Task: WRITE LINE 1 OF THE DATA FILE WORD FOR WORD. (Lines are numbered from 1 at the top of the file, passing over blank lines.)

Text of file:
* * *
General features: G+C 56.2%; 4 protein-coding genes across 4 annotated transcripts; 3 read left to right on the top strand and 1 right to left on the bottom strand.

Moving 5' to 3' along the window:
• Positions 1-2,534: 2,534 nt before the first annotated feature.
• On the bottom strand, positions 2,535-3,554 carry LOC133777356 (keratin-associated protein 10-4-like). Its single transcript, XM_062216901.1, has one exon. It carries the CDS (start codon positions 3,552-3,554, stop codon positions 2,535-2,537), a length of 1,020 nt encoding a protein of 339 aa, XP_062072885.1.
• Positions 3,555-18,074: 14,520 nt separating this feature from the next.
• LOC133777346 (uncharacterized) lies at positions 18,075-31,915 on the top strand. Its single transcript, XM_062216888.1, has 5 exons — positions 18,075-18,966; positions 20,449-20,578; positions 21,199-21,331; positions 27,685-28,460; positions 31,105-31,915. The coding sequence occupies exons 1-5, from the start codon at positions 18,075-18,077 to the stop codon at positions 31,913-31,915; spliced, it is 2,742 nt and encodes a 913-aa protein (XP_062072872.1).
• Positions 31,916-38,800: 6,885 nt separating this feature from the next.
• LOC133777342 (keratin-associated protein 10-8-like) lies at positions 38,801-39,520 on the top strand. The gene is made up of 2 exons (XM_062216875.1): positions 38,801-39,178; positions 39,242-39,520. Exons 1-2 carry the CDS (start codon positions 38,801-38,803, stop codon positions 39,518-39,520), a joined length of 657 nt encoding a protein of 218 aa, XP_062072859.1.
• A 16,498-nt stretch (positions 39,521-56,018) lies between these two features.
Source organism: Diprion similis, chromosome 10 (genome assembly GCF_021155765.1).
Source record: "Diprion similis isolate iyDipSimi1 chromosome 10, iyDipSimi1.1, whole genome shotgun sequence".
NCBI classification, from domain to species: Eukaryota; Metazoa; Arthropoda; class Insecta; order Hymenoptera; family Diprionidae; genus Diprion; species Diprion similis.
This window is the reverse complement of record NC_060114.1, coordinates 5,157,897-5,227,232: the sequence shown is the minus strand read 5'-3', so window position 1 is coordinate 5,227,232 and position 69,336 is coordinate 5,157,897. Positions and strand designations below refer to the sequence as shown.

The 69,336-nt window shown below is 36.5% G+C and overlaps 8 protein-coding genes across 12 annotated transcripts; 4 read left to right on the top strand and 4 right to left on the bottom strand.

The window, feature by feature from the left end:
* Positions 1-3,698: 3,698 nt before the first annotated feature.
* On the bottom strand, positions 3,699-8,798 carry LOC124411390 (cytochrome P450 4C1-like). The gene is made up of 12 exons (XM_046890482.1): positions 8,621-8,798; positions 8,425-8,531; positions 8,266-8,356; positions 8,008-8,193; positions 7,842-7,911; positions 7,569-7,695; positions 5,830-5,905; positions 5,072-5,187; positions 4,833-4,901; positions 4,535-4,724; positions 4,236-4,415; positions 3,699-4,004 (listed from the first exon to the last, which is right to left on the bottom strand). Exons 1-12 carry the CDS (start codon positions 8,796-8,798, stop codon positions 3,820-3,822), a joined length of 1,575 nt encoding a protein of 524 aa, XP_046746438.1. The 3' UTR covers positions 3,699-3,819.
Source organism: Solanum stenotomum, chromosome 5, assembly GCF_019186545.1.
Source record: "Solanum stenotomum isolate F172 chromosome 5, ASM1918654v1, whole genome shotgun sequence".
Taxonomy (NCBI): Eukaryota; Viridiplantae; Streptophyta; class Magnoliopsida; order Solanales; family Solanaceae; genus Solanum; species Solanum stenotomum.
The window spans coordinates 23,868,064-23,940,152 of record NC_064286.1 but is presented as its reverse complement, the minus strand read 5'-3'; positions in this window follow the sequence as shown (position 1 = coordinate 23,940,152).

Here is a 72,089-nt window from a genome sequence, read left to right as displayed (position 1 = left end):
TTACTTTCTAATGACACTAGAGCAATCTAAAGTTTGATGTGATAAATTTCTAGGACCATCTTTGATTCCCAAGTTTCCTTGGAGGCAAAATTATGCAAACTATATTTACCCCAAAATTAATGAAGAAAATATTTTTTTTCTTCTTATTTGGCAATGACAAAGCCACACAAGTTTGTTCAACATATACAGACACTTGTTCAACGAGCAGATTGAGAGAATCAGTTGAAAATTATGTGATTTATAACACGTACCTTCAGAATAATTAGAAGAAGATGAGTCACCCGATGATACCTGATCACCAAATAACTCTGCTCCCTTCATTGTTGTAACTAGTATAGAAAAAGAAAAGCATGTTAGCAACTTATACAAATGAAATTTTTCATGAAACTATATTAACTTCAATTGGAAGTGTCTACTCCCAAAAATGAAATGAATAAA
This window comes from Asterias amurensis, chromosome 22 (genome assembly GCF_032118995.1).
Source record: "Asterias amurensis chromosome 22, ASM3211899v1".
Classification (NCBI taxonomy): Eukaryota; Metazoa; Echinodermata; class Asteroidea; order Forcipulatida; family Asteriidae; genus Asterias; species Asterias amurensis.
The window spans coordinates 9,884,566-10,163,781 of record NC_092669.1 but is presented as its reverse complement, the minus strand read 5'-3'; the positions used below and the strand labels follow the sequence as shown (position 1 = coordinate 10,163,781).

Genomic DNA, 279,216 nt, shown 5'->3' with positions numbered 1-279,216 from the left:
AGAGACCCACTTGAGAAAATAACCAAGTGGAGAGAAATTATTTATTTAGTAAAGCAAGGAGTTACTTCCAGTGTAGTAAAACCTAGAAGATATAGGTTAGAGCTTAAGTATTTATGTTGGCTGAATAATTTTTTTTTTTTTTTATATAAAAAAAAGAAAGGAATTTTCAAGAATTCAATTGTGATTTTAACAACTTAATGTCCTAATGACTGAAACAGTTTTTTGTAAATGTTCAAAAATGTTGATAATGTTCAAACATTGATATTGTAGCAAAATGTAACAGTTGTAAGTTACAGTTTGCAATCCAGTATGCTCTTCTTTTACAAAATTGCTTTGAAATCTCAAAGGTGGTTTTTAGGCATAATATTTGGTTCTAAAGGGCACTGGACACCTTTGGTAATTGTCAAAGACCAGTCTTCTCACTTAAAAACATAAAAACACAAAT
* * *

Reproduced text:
General features: G+C 56.2%; 4 protein-coding genes across 4 annotated transcripts; 3 read left to right on the top strand and 1 right to left on the bottom strand.